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Empty pharmacy shelves shine a light on vulnerabilities in US drug supplies

<i>George Frey/Getty Images</i><br/>Empty pharmacy shelves shine a light on vulnerabilities in drug supplies.
Getty Images
George Frey/Getty Images
Empty pharmacy shelves shine a light on vulnerabilities in drug supplies.

By Brenda Goodman, CNN

Scarcity of several high-profile prescription drugs, such as the antibiotic amoxicillin and the ADHD treatment Adderall, have had some patients searching pharmacies and rationing pills, and now parents in some areas are having to hunt to find over-the-counter pain- and fever-reducing medications for their sick kids.

So what’s going with the availability of medications in the United States?

Nothing too unusual, experts say. Even when demand is not sky-high, drugs shortages happen regularly — but usually more quietly — in the US.

Shortages “hit a lot of different patient populations with different drugs and whatnot, but many of those don’t get a lot of headline news because they’re very niche,” said David Margraf, a pharmaceutical research scientist with the Resilient Drug Supply Project at the University of Minnesota’s Center for Infectious Disease Research and Policy.

At any time, the reasons why shelves may be empty vary from place to place and from drug to drug. Each shortage has its own particular factors.

“They’re all a different tale,” Margraf said. “There’s commonalities between them, but each one is a little bit different and it’s very tedious trying to figure out what’s going on sometimes.”

Some drugs are generally more vulnerable to shortage due to a lack of economic incentives to produce them.

Sometimes, manufacturing disruptions, labor issues or ingredient shortages will reduce availability. While the US is a major developer of new medications for the world, it is also heavily dependent on other countries for the manufacturing of those drugs.

Many of the raw ingredients that go in to making drugs are sourced from just two countries, China and India, says Bindiya Vakil, chief executive officer of Resilinc, a company that maps and monitors pharmaceutical supply chains with the aim of giving an early warning to clients when trouble is on the way. Any disruption in China or India, such as work stoppage at a factory due to China’s strict zero Covid policy, which was only recently eased, may have a ripple effect on the supplies of many products, including medications.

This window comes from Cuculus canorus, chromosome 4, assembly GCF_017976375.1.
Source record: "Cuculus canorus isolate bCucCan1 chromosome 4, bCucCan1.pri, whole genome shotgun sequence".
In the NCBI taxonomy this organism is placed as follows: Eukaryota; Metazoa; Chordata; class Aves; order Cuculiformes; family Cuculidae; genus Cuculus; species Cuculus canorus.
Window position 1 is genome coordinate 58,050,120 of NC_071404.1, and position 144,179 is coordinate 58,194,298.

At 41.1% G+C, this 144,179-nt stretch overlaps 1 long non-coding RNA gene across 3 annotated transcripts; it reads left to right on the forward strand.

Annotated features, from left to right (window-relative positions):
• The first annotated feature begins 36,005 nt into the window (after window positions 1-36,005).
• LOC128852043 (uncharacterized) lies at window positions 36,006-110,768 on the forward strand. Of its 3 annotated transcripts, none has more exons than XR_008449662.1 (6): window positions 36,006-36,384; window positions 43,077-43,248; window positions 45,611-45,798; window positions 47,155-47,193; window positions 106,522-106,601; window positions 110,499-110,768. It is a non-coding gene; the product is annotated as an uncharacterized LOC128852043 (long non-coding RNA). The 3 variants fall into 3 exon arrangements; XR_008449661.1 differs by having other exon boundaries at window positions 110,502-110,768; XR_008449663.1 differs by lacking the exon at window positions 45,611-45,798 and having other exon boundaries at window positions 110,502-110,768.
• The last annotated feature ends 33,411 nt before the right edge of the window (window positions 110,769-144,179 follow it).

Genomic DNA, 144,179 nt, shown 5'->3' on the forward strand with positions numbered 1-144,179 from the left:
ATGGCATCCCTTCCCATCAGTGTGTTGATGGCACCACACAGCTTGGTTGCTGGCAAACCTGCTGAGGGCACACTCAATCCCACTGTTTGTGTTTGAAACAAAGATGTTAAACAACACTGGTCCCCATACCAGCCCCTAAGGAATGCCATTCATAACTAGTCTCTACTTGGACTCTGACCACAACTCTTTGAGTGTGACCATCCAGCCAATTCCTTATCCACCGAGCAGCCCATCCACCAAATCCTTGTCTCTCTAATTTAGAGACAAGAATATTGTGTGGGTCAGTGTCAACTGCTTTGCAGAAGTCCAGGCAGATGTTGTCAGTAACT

Even with normal levels of production, high demand during a tough cold and flu season — like the one the US is experiencing — can make it hard for families to find what they’re looking for.

Whitney Hemsath, a writer and mother of four living in the Twin Cities area of Minnesota, said she has been noticing how little children’s medication has been on store shelves for a few weeks, but she wasn’t too worried since the family still had some at home.

Last week, though, her 4-year-old woke up in the middle of the night with a painful ear infection, and she got an unpleasant surprise: They were out of pain medication.

She started looking for a store that was open at 5:30 a.m., and found one with three bottles of children’s acetaminophen left. There was no ibuprofen, which lasts longer, and no generics or store brands. While she was grateful to find something, she says the family is on a tight budget while her husband finishes his Ph.D., so paying for the brand name medicine was frustrating.

Later that day, their pediatrician confirmed the ear infection and prescribed the antibiotic amoxicillin. He called the prescription into a chain pharmacy, but gave her a written copy, too, in case it was difficult to find. Sure enough, the first pharmacy was out, and so was the next. Based on the pharmacist’s list, she called her doctor to change her son’s prescription — but the pharmacy didn’t take their insurance and the alternative medication was too expensive.

Finally, she was able to find another chain pharmacy that had amoxicillin and took their insurance.

Her son is doing better now, and she said she feels bad complaining because she was lucky to find what she needed — but it took time and effort she wasn’t used to.

“It never used to be like this,” she said. “There were always so many options and well stocked shelves before … now you’re lucky if they have one type of any brand of the medicine that you want.

“The security of knowing I can go to the store or doctor and get my kids the medicine they need is gone,” she said. “It’s been replaced by this ever-present worry that the shelves might be empty.”

Surging demand cleans shelves

Right now, pain and fever medications for children, especially liquid formulations, are in short supply in some places because of a trio of viral illnesses — flu, RSV and Covid-19 — hitting the United States at the same time, creating unprecedented demand. Many pediatricians say they can’t remember ever seeing so many kids this sick at the same time.

Bare shelves in some stores may seem reminiscent of this year’s baby formula shortage, but the situations aren’t quite the same. With formula, a major manufacturer recalled products and shut down one of its factories and conducted a nationwide recall after the government found quality problems at the production facility, taking it offline for months. The shutdown exacerbated existing supply chain problems, leaving shelves empty.

With children’s medications, drug manufacturers say they are running full-tilt, and they planned for some increase in sales over the winter months. But they didn’t know it would be this bad or start this early.

According to the Consumer Healthcare Products Association, which represents producers of over-the-counter medications, major US manufacturers of children’s medications — including Perrigo in Michigan and Johnson & Johnson in Pennsylvania — are “operating facilities 24 hours a day, 7 days a week” to keep up.

The US Food and Drug Administration also says it is keeping a close eye on the situation and “talking daily” with manufacturers to find ways to increase supply.